Reviewed by: Angela Bowman
Why does God allow innocent people to suffer? Answer
What about the issue of suffering? Doesn’t this prove that there is no God and that we are on our own? Answer
Does God feel our pain? Answer
What about the Psalm 91 promises? (“…no harm will befall you, no disaster will come near your tent…”) Answer
ORIGIN OF BAD—How did bad things come about? Answer
How do we know the Bible is true? Answer
When we say that the Bible is the Word of God, does that imply that it is completely accurate, or does it contain insignificant inaccuracies in details of history and science? Answer
How can the Bible be infallible if it is written by fallible humans? Answer
Is the Bible truth or tabloid? Answer
INTERNAL HARMONY—Answers to a skeptic’s questions about whether the Bible’s internal harmony is truly evidence of its divine inspiration—Read
PRAYER—Tips for new and growing Christians
Why aren’t my prayers answered? Answer
Prayer in the Bible
Are you good enough to get to Heaven? Answer
How good is good enough? Answer
Eternal death in the Bible
|Featuring:||Armie Hammer … Billy Graham
Martin Landau … Charles Templeton—older
Dan Beene (Dr. Minder), Cliff Bemis (Dr. Mordecai Ham), Stefanie Butler (Ruth Graham), Cody Carwile (Grady Wilson), Burton Collins (Torrey Johnson), Josh Turner (George Beverly Shea), See all »
|Producer:||Solex Productions, American Trademark Pictures, 821 Entertainment Group, See all »|
|Distributor:||Rocky Mountain Pictures|
“Everyone knows who he is. Now, find out how he got there.”
As the title suggests, “Billy: The Early Years” follows the life of Billy Graham from salvation through college and early ministry. It humorously and warmly depicts an awkward young man whose calling seems unlikely or unfitting and carries through to show the outcome of his dedication, determination and heart to reveal the Billy Graham we all know and many love.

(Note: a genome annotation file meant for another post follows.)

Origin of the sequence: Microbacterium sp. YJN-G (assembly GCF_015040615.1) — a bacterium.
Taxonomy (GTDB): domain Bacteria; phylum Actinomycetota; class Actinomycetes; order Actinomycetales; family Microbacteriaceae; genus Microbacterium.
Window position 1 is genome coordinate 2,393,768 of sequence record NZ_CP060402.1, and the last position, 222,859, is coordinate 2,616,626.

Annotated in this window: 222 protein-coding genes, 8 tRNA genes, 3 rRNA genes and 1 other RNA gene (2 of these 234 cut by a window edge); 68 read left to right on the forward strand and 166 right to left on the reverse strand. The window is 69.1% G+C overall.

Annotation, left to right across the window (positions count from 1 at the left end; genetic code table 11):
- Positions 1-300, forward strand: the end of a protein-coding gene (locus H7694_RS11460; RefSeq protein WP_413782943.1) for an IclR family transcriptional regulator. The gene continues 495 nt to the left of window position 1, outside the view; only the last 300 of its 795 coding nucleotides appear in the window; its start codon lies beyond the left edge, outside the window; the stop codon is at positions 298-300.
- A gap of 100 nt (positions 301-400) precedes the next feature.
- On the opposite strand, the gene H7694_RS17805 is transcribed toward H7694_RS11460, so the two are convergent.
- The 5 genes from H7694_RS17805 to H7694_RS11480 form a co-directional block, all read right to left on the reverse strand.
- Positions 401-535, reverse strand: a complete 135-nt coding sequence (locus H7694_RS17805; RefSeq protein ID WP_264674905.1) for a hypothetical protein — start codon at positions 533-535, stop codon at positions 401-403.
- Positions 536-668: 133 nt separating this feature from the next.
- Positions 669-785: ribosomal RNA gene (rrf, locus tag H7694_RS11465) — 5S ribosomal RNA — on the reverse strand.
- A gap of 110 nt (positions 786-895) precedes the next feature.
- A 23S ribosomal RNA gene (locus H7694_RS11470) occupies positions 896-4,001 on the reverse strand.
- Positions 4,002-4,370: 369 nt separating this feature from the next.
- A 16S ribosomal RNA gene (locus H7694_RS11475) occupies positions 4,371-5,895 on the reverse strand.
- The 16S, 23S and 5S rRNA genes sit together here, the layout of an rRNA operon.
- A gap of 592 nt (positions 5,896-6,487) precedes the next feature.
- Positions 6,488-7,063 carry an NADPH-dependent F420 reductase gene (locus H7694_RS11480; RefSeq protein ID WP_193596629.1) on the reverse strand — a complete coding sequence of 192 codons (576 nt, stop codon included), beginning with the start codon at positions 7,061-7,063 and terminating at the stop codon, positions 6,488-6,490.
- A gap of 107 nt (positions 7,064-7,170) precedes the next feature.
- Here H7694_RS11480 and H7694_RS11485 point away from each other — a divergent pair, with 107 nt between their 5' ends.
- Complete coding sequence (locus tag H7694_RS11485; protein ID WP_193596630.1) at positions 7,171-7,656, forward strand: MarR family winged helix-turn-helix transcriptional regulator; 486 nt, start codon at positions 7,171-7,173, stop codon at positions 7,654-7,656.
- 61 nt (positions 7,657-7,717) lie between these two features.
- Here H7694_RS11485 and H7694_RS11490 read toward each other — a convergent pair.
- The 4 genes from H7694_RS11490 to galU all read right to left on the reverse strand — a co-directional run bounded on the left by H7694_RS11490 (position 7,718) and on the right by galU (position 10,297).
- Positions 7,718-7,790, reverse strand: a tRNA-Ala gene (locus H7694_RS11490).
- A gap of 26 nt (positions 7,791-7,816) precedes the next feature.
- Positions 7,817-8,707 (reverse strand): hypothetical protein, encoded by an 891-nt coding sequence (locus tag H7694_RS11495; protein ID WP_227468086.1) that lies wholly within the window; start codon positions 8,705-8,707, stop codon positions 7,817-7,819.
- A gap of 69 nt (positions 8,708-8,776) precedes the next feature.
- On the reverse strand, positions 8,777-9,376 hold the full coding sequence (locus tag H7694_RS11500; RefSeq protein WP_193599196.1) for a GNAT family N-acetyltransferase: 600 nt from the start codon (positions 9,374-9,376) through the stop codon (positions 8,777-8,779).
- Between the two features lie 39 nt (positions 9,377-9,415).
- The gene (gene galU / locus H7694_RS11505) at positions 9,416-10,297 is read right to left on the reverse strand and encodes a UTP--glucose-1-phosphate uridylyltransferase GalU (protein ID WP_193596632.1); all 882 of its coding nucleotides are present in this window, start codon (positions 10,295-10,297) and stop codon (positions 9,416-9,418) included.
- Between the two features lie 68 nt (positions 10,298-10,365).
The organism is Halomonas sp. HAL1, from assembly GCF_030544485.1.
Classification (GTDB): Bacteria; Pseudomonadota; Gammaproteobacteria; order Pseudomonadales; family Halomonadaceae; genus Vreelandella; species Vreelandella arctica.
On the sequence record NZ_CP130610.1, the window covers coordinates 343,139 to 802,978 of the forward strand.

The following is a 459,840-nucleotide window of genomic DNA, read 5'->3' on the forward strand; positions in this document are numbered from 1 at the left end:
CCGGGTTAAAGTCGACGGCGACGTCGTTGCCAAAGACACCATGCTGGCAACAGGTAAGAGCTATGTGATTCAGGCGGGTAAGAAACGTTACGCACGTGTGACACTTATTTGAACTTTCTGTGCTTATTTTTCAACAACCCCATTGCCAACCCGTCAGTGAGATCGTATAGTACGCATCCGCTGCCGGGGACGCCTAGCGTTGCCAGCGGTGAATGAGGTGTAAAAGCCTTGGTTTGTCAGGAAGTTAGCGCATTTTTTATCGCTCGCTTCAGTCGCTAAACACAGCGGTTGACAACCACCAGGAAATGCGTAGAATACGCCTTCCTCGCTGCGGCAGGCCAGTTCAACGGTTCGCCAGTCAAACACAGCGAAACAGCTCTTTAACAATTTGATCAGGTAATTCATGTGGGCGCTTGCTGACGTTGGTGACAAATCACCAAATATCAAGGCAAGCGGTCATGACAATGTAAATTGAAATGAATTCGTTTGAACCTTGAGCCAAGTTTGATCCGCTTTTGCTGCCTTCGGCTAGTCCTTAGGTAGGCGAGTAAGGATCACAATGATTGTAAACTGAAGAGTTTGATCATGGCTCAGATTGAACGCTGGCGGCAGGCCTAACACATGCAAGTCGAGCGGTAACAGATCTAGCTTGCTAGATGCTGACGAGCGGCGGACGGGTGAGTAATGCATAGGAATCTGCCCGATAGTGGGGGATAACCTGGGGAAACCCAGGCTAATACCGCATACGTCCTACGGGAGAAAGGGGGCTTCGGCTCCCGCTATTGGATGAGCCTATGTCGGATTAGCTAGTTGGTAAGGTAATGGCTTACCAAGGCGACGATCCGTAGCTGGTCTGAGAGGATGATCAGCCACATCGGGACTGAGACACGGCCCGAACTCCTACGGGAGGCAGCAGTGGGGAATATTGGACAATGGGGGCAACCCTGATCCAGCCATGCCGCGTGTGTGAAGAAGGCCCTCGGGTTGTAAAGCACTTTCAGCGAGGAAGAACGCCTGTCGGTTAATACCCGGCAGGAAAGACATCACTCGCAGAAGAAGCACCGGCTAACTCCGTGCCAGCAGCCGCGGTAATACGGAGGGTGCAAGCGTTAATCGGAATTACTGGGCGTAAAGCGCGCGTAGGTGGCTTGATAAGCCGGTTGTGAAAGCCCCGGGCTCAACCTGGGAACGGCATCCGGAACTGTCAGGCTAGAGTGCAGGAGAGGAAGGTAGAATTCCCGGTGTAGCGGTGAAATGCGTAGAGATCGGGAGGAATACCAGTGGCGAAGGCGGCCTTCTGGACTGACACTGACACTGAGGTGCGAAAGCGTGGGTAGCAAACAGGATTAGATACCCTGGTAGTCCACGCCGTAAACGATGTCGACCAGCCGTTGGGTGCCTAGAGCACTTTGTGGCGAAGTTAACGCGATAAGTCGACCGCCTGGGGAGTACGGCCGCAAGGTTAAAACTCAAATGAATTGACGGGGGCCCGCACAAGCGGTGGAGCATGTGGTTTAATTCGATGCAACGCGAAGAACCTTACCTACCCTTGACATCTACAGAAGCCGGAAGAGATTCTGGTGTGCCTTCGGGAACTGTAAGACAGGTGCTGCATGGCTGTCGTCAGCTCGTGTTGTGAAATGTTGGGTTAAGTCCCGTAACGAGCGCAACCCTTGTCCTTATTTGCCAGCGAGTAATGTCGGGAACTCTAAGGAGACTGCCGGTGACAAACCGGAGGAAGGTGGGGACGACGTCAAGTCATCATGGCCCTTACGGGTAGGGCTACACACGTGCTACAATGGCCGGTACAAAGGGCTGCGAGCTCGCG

The story is told by atheist friend Charles Templeton (played by Kristoffer Polaha and Martin Landau), who once worked in ministry with Billy. As we watch Billy (Armie Hammer) mature and grow in faith, we find quite the opposite in Templeton, to his tragic end. Distressed by the terrible suffering and injustice in the world, he has allowed his doubts and fears to consume him and loses the faith the audience can’t help but question the authenticity of in the first place. While this is important to Billy’s story in that it helped him strengthen and solidify his own faith, it seems that Templeton’s reflection casts a gloomy shadow on the bright and inspirational one that is to be found in Billy Graham and which should have been better focused. Still, the light shines through in the end as we are left with a powerful message of hope and love as only Billy Graham can deliver (and credited to the actor as well).
The PG-rating on this film is due to a scene of smoking, language (one instance of d*m*it) and disturbing images (holocaust news footage which shows mass graves of naked—not sexual), starved, dead bodies, a scene of a boy with bloody wounds and another in which Templeton apparently takes a beating, although violence is not shown. There are also two scenes of kissing, the first is of Templeton in a bar with a woman and the second is of Billy and Ruth (who is portrayed beautifully by Stefanie Butler) but is as we would expect, sweet and modest.
I would caution that Templeton’s arguments against Jesus and the Bible are left mostly unanswered, although they do have answers, so if you are someone who is not strong in faith, I would encourage researching apologetics material, in response.
The only other issue that I found is that the film, at least to me, implies that Templeton’s conversion is false, or at least makes one wonder, yet I find myself uncomfortable “judging” him, as not only is it wrong, but it is something I can’t know, as only God knows the heart of man. And this brings me back to the point that it probably would have been best if less emphasis and attention had been given to his character.
On a positive note, Templeton’s story does give much to discuss afterward. Aside from a wealth of knowledge that can be gained in finding answers to his questions, we see the stark contrast in character between he and Billy. Templeton is not only talented but self-absorbed and ambitious for his own glory, while Billy seems to have more difficulty developing his skills, but is humble and focused on God and God’s glory rather than his own, and Templeton seems to be jealous of Billy’s success. I found it interesting that at one point Templeton speaks of an “ever widening” search for truth, about other paths. The Bible says,
“Enter through the narrow gate. For wide is the gate and broad is the road that leads to destruction, and many enter through it” (Matthew 7:13).
Violence: Mild / Profanity: Minor / Sex/Nudity: None
See list of Relevant Issues—questions-and-answers.